The VTR is necessary to meet the critical mission need for accelerated testing and qualification of advanced nuclear fuels, materials, instrumentation and sensors to support the development of next generation advanced reactor technologies being actively pursued by industry and other stakeholders.

 

VTR’s testing mission remains unchanged. However, there may be additional areas where VTR design and construction might benefit the advanced nuclear energy industry in achieving its demonstration and commercialization goals at the system, subsystem or component levels.

Additional benefits to the private sector may be in the areas of engineering design, licensing and construction processes. It makes sense that we take a broad approach and engage industry in order to identify innovative ideas that will maximize the public and private benefits without impacting the primary mission.

Can an interested party propose to change the design of the VTR — or decide to build a different type of reactor altogether?

No. DOE laid out the Mission Need Statement for the VTR and is completing the conceptual design that meets the mission requirements. Any expression of interest will need to ensure the VTR design meets the mission requirements and not impact the cost and schedule of VTR. However, minor changes at the subsystem or component level could be acceptable in order to secure a partnership with the private sector.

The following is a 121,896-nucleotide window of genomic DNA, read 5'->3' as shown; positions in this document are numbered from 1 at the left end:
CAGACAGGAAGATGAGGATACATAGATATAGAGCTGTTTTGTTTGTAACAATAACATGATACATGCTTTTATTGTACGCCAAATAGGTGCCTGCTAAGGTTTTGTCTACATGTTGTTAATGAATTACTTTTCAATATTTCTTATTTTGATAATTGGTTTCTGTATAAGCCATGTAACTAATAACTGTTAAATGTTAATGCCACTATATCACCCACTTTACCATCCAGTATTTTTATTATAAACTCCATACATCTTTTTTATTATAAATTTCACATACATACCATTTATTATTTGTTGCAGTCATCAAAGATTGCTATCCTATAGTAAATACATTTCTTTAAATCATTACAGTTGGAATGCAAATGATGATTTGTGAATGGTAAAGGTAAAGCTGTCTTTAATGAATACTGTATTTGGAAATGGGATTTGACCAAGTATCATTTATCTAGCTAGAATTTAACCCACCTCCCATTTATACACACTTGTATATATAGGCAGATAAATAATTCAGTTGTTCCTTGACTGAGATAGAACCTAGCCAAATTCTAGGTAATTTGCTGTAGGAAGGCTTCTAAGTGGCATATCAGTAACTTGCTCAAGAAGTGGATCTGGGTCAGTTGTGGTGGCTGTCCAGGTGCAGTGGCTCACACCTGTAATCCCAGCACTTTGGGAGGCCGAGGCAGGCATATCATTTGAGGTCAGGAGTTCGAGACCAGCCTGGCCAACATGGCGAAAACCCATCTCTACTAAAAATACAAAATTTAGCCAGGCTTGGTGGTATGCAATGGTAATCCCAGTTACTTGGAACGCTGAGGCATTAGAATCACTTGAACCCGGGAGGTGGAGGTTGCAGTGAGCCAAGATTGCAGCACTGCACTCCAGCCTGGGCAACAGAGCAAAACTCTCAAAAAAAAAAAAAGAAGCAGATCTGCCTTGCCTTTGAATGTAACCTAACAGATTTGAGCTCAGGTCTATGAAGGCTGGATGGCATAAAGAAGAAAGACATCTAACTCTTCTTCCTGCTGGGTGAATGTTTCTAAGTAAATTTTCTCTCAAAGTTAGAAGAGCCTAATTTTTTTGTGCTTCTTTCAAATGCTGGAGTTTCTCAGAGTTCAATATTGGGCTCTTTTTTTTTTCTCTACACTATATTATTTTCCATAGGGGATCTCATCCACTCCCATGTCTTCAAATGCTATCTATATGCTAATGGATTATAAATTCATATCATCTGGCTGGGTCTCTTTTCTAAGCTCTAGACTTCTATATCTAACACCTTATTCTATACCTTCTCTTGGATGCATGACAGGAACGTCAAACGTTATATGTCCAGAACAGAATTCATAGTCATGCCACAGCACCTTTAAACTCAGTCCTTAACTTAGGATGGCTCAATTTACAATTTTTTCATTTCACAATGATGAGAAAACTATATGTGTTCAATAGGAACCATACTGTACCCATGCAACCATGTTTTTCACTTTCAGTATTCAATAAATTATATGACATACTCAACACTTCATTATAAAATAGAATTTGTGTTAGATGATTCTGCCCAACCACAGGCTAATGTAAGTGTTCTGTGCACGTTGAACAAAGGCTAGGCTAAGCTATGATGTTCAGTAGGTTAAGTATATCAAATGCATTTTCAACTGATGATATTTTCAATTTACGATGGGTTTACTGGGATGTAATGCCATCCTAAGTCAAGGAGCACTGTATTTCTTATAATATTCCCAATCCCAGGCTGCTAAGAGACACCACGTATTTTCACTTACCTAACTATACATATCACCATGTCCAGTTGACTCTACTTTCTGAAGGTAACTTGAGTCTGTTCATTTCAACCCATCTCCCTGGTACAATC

If an interested party proposes to produce and sell electricity generated by the VTR, would that be possible?

The Versatile Test Reactor would be authorized and operated by the U.S. Department of Energy, just like other test reactors (TREAT, ATR, HFIR). Based on the current U.S. law, an NRC license is required for electricity production as a commercial product directly from a nuclear reactor. An NRC license will not be pursued for VTR. Electricity generation to support additional R&D without interfering with the commercial grid may be a potential interest.